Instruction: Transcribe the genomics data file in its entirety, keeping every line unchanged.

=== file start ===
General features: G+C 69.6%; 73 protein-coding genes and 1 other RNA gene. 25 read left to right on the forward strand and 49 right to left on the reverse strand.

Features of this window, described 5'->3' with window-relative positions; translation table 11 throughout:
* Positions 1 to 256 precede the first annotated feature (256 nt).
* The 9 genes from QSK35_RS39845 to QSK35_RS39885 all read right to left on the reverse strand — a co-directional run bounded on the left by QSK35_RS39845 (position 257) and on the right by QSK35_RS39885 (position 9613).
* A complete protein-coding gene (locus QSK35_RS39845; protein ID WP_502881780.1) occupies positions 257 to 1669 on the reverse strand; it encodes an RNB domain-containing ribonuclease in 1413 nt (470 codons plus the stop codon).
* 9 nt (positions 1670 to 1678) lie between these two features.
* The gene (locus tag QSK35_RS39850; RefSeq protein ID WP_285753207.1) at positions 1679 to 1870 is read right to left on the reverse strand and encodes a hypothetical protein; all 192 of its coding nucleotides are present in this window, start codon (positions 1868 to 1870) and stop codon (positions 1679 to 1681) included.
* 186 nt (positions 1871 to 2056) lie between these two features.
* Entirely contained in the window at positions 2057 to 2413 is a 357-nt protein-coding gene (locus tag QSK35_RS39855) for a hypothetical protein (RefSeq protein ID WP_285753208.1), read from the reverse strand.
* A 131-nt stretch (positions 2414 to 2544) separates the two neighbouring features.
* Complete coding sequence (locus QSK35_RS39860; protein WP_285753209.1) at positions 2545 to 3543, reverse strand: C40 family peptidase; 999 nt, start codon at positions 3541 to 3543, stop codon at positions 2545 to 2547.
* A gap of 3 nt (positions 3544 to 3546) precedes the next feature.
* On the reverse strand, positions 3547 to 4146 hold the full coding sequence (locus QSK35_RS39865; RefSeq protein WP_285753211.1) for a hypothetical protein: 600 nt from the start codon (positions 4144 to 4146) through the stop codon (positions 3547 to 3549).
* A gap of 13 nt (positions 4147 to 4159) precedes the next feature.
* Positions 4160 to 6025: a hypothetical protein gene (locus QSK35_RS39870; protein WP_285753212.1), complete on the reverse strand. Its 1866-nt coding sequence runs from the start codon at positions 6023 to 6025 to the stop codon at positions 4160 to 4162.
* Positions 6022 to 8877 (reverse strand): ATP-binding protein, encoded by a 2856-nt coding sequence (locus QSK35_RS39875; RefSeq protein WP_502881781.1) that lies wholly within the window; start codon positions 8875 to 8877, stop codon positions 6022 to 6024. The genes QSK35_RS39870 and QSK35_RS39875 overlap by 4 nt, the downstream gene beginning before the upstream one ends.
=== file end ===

General features: G+C 69.6%; 73 protein-coding genes and 1 other RNA gene. 25 read left to right on the forward strand and 49 right to left on the reverse strand.

Features of this window, described 5'->3' with window-relative positions; translation table 11 throughout:
* Positions 1 to 256 precede the first annotated feature (256 nt).
* The 9 genes from QSK35_RS39845 to QSK35_RS39885 all read right to left on the reverse strand — a co-directional run bounded on the left by QSK35_RS39845 (position 257) and on the right by QSK35_RS39885 (position 9613).
* A complete protein-coding gene (locus QSK35_RS39845; protein ID WP_502881780.1) occupies positions 257 to 1669 on the reverse strand; it encodes an RNB domain-containing ribonuclease in 1413 nt (470 codons plus the stop codon).
* 9 nt (positions 1670 to 1678) lie between these two features.
* The gene (locus tag QSK35_RS39850; RefSeq protein ID WP_285753207.1) at positions 1679 to 1870 is read right to left on the reverse strand and encodes a hypothetical protein; all 192 of its coding nucleotides are present in this window, start codon (positions 1868 to 1870) and stop codon (positions 1679 to 1681) included.
* 186 nt (positions 1871 to 2056) lie between these two features.
* Entirely contained in the window at positions 2057 to 2413 is a 357-nt protein-coding gene (locus tag QSK35_RS39855) for a hypothetical protein (RefSeq protein ID WP_285753208.1), read from the reverse strand.
* A 131-nt stretch (positions 2414 to 2544) separates the two neighbouring features.
* Complete coding sequence (locus QSK35_RS39860; protein WP_285753209.1) at positions 2545 to 3543, reverse strand: C40 family peptidase; 999 nt, start codon at positions 3541 to 3543, stop codon at positions 2545 to 2547.
* A gap of 3 nt (positions 3544 to 3546) precedes the next feature.
* On the reverse strand, positions 3547 to 4146 hold the full coding sequence (locus QSK35_RS39865; RefSeq protein WP_285753211.1) for a hypothetical protein: 600 nt from the start codon (positions 4144 to 4146) through the stop codon (positions 3547 to 3549).
* A gap of 13 nt (positions 4147 to 4159) precedes the next feature.
* Positions 4160 to 6025: a hypothetical protein gene (locus QSK35_RS39870; protein WP_285753212.1), complete on the reverse strand. Its 1866-nt coding sequence runs from the start codon at positions 6023 to 6025 to the stop codon at positions 4160 to 4162.
* Positions 6022 to 8877 (reverse strand): ATP-binding protein, encoded by a 2856-nt coding sequence (locus QSK35_RS39875; RefSeq protein WP_502881781.1) that lies wholly within the window; start codon positions 8875 to 8877, stop codon positions 6022 to 6024. The genes QSK35_RS39870 and QSK35_RS39875 overlap by 4 nt, the downstream gene beginning before the upstream one ends.